My Son Talked to God and Got Him to Cancel School
[Editor's Note: Shea Serrano is an award-winning music writer and goofball]
Everywhere except L.A., the weather has been shitty. Here in Houston, a nasty frost forced closed all of the city's schools and many of its businesses on Friday. The roads were so treacherous and lethal and unforgiving that, even despite the limited traffic, there were more than 500 accidents.
But the front moved in and out quickly. Before too long it was safe to move around again. By Sunday, it was downright pleasant. And by Monday, the schools were fully operational again. At least they were, until one of my sons called God.Monday evening after school, word began floating around that another blast was heading our way, that it was likely to handicap everything and everyone again.
So we waited for an announcement from the district that they were going to close again, and we did so fully expecting to have to wait until 5 a.m. the morning of to finally hear, which is how it happened on Friday. At dinner time, I asked Bay, one of my six year old twin sons, if he wanted to miss school again. He was like, "UM, FUCK YEAH I DO, DADDY."
So I said, "First, stop saying fuck. Second, you're cool with God, right?"
He said, "Yes I am very cool with God." Since the very first day that Wife took our kids to church, Bay has seemed more instinctively in tune with religion than basically anyone I've ever met.
I said, "Okay, good, me too. So why don't you call your homie God tonight when you go to sleep and ask him to push his thumb on Houston and shut it down?" He said, "Sure, daddy," and he said it like he knew he could. I smiled.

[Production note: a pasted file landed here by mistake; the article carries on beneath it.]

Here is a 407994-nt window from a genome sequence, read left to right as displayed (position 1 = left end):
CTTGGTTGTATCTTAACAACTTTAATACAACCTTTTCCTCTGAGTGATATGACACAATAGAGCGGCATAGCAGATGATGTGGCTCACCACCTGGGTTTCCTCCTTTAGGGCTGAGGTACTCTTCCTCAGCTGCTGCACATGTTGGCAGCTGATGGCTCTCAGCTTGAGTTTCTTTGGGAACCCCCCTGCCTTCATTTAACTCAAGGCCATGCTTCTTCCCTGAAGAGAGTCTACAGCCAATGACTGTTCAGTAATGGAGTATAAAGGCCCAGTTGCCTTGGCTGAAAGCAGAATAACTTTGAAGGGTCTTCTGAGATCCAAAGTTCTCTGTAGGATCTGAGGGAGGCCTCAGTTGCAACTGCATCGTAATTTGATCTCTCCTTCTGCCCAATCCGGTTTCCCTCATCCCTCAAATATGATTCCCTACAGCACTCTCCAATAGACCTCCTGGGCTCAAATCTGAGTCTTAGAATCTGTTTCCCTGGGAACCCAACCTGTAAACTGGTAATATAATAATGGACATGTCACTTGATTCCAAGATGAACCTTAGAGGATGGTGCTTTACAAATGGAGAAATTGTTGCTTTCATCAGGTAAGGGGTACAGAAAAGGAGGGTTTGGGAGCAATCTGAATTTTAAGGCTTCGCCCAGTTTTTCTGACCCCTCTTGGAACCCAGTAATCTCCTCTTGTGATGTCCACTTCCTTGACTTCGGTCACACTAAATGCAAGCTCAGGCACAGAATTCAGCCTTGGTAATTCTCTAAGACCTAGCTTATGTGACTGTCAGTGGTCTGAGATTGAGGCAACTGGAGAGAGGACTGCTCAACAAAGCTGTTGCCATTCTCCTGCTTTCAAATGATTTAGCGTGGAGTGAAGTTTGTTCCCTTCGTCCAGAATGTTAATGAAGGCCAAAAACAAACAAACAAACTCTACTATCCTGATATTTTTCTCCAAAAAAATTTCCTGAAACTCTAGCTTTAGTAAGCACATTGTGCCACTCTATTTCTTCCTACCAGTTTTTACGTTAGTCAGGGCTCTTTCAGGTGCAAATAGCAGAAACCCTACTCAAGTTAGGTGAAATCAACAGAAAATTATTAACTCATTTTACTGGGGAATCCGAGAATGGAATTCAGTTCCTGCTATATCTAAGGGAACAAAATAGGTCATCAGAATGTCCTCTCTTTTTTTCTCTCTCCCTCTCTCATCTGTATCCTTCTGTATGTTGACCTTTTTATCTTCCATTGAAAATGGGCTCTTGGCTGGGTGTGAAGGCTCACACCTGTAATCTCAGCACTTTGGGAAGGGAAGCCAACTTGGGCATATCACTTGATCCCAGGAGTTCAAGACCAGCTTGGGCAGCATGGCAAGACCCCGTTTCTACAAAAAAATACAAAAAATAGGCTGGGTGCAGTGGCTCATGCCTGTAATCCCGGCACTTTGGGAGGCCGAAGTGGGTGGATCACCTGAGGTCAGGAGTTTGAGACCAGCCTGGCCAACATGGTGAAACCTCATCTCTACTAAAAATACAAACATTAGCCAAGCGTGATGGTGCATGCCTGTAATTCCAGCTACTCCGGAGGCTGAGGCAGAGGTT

At exactly 9:37 p.m., one hour and 37 minutes after we'd sent the boys off to bed, the phone rang. I picked it up. It was an automated message from the school district letting me know that schools were closed the next day. I quietly celebrated by doing Ginuwine body rolls in the front room while Wife sat on the couch looking at me. And then there was creepiness.
I heard teeny-tiny footsteps coming down the stairs. This was maybe one minute after I got off the phone (that he couldn't possibly have heard ring because it was on vibrate). It was Bay. "Daddy," he said. "I called God. He said he'll make sure we don't have school."
I can tell by the fact that you are still reading this that your eyes did not explode out of your school, which means you're not as blown away by this as you should be. But, I mean, how do you explain it? It was a true life miracle.
Bay asked if since there was no school they could come back downstairs and stay up for a little bit and watch TV and I said yes because fuck you if you think I'm going to pickle God's favorite six-year-old. We ended up watching videos on YouTube because we always end up watching videos on YouTube. Here's what they picked:
The boys have liked a lot of songs, but this is maybe the best that they've ever chosen. Second place: when they were three and ended up falling for SPM's "Screens Falling," mostly because they thought the chorus was "cheeeeeeeeeese falllllllling from the sky."
"Gummy Bear Song"
This is what that feels like:
The boys are heavy into Mortal Kombat right now, which is weird because they've only ever played it twice. Still, this is one diversion from music that I don't mind because when I was little (and even today, really) I fucking LOVED Mortal Kombat. When we watched this one, my son said, "Daddy, why does Scorpion like to set everyone on fire? And who do you think would win in a fight: Scorpion or LeBron James?" That kid is a goddamn genius, yo.
Okay, one other video that I don't mind. The boys and I have seen this one maybe 20 times in the last year. It's legit incredible. (Fast forward to 1:39.) The best line: When the guy refers to the crocodiles as "Hidden death beneath the surface." That's just a rock hard thing to say.
"I Like To Move It"
King Julian from Madagascar
Get the ICYMI: Today's Top Stories Newsletter Our daily newsletter delivers quick clicks to keep you in the know
Catch up on the day's news and stay informed with our daily digest of the most popular news, music, food and arts stories in Los Angeles, delivered to your inbox Monday through Friday.